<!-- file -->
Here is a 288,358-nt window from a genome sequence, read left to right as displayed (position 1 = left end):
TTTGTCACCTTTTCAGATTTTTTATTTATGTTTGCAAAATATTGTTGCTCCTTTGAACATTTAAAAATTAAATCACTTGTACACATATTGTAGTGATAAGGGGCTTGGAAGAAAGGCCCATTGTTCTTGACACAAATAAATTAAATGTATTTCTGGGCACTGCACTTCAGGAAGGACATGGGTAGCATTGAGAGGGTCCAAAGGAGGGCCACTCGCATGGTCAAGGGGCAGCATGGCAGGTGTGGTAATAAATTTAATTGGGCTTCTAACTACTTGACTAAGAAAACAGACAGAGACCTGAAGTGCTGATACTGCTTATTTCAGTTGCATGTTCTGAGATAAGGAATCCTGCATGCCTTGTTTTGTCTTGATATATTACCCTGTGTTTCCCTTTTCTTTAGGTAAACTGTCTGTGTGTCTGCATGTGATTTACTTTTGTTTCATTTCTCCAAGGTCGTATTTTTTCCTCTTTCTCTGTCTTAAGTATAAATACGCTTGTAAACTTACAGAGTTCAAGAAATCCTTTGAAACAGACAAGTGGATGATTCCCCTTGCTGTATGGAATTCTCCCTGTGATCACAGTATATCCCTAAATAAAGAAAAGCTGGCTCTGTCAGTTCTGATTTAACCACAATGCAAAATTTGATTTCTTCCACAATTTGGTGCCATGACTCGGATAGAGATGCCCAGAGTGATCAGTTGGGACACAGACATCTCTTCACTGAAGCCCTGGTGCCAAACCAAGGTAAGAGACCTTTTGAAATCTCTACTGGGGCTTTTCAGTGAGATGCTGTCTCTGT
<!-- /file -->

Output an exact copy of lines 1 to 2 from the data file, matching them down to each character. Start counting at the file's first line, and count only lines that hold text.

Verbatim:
Here is a 288,358-nt window from a genome sequence, read left to right as displayed (position 1 = left end):
TTTGTCACCTTTTCAGATTTTTTATTTATGTTTGCAAAATATTGTTGCTCCTTTGAACATTTAAAAATTAAATCACTTGTACACATATTGTAGTGATAAGGGGCTTGGAAGAAAGGCCCATTGTTCTTGACACAAATAAATTAAATGTATTTCTGGGCACTGCACTTCAGGAAGGACATGGGTAGCATTGAGAGGGTCCAAAGGAGGGCCACTCGCATGGTCAAGGGGCAGCATGGCAGGTGTGGTAATAAATTTAATTGGGCTTCTAACTACTTGACTAAGAAAACAGACAGAGACCTGAAGTGCTGATACTGCTTATTTCAGTTGCATGTTCTGAGATAAGGAATCCTGCATGCCTTGTTTTGTCTTGATATATTACCCTGTGTTTCCCTTTTCTTTAGGTAAACTGTCTGTGTGTCTGCATGTGATTTACTTTTGTTTCATTTCTCCAAGGTCGTATTTTTTCCTCTTTCTCTGTCTTAAGTATAAATACGCTTGTAAACTTACAGAGTTCAAGAAATCCTTTGAAACAGACAAGTGGATGATTCCCCTTGCTGTATGGAATTCTCCCTGTGATCACAGTATATCCCTAAATAAAGAAAAGCTGGCTCTGTCAGTTCTGATTTAACCACAATGCAAAATTTGATTTCTTCCACAATTTGGTGCCATGACTCGGATAGAGATGCCCAGAGTGATCAGTTGGGACACAGACATCTCTTCACTGAAGCCCTGGTGCCAAACCAAGGTAAGAGACCTTTTGAAATCTCTACTGGGGCTTTTCAGTGAGATGCTGTCTCTGT